Tag Archives: Visual art

Harvey Pekar and jazz

Harvey Pekar, author of the autobiographical comic series American splendor, was also a jazz fan, an obsessive record collector, a prolific jazz critic, and a tireless supporter of experimental music; he often worked these enthusiasms into his comic strips.

These comic-book treatments of jazz can be viewed as extensions and developments of his prose criticism in publications such as The jazz review and DownBeat. In these comic strips, Pekar was experimenting with the form of jazz criticism itself, and was developing its language and impact.

This according to “Comics as criticism: Harvey Pekar, jazz writer” by Nicolas Pillai, an essay included in The Routledge companion to jazz studies (New New York: Routledge, 2019, pp. 433–41).

Today would have been Harvey Pekar’s 80th birthday! Above, Robert Crumb’s depiction of Pekar and himself for an American splendor cover; below, a promo clip for Harvey Pekar’s world of jazz.

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Filed under Humor, Jazz and blues, Visual art

Norman Lewis’s “pure eye music”

The African American artist Norman Lewis’s artistic background was similar to those of the abstract expressionists; but with abstract expressionism defined chiefly by white male artists and critics, Lewis’s contributions to the movement were ignored.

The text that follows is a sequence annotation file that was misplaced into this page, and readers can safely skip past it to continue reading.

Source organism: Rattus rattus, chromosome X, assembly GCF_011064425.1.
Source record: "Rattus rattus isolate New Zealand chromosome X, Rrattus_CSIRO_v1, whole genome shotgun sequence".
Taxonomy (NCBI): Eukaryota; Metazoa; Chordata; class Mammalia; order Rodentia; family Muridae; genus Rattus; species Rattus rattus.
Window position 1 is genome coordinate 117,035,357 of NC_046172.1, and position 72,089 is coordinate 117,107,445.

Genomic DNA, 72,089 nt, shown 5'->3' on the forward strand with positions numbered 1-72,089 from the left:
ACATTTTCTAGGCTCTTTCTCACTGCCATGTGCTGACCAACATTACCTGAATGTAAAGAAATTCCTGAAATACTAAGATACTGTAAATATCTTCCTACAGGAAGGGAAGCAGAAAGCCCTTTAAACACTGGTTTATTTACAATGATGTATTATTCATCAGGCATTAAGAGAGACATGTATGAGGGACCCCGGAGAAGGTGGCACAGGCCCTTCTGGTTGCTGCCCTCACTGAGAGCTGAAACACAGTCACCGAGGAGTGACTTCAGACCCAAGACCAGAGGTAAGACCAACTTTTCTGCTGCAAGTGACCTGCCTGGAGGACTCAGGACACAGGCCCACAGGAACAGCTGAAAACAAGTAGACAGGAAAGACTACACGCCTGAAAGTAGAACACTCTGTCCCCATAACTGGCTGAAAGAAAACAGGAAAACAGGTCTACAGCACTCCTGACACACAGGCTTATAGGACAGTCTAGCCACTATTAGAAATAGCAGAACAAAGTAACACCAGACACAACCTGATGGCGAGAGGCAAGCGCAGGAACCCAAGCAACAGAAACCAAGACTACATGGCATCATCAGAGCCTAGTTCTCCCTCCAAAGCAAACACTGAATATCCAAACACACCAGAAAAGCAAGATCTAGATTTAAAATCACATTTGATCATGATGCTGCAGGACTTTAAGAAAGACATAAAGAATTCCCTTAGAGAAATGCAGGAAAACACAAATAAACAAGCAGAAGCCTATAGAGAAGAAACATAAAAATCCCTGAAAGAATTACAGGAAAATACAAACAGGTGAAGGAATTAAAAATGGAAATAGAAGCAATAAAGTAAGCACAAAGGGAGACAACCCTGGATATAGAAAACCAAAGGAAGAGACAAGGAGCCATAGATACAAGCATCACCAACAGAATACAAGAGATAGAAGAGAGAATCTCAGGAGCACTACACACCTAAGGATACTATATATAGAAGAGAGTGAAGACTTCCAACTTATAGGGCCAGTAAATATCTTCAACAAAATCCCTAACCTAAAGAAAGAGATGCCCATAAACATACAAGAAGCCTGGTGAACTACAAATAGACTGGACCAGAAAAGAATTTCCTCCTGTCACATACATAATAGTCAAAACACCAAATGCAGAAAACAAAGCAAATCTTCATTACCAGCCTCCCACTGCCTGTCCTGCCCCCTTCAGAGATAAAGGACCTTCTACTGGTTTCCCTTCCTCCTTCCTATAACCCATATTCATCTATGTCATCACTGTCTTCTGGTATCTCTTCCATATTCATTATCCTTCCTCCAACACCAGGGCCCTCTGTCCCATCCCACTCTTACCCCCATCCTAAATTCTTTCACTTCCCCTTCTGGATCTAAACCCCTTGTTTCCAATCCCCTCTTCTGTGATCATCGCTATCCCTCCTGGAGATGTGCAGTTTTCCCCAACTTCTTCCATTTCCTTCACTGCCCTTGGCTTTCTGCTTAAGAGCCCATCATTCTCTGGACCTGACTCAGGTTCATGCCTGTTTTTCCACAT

Abstract expressionism valued originality apart from European influence, yet Lewis borrowed ideas from Picasso, Mondrian, Klee, and Kandinsky to recontextualize into his work. Lewis also changed styles frequently. From Musicians (1945), through Jazz musicians (1948, above), to Jazz band (1948, below), a development can be traced—from depicting overt human forms merging with musical instruments, through human forms gradually more abstracted, to emphasis on visual interpretation of musical lines, sound, embellishments, and rhythms (called “pure eye music” by the critic Henry McBride).

While Lewis’s blending and recombining of many artistic influences may have run against the abstract expressionism aesthetic, his recontextualizing of styles parallels the innovative borrowing from standard tunes and chord substitution that were characteristics of bebop.

This according to “‘Pure eye music’: Norman Lewis, abstract expressionism, and bebop” by Sara K. Wood, an essay included in The hearing eye: Jazz & blues influences in African American visual art (New York: Oxford University Press, 2009, pp. 95–119).

Today would have been Lewis’s 110th birthday! Below, a brief documentary chronicles his artistic development, including references to his jazz-influenced works.

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Filed under Black studies, Jazz and blues, Visual art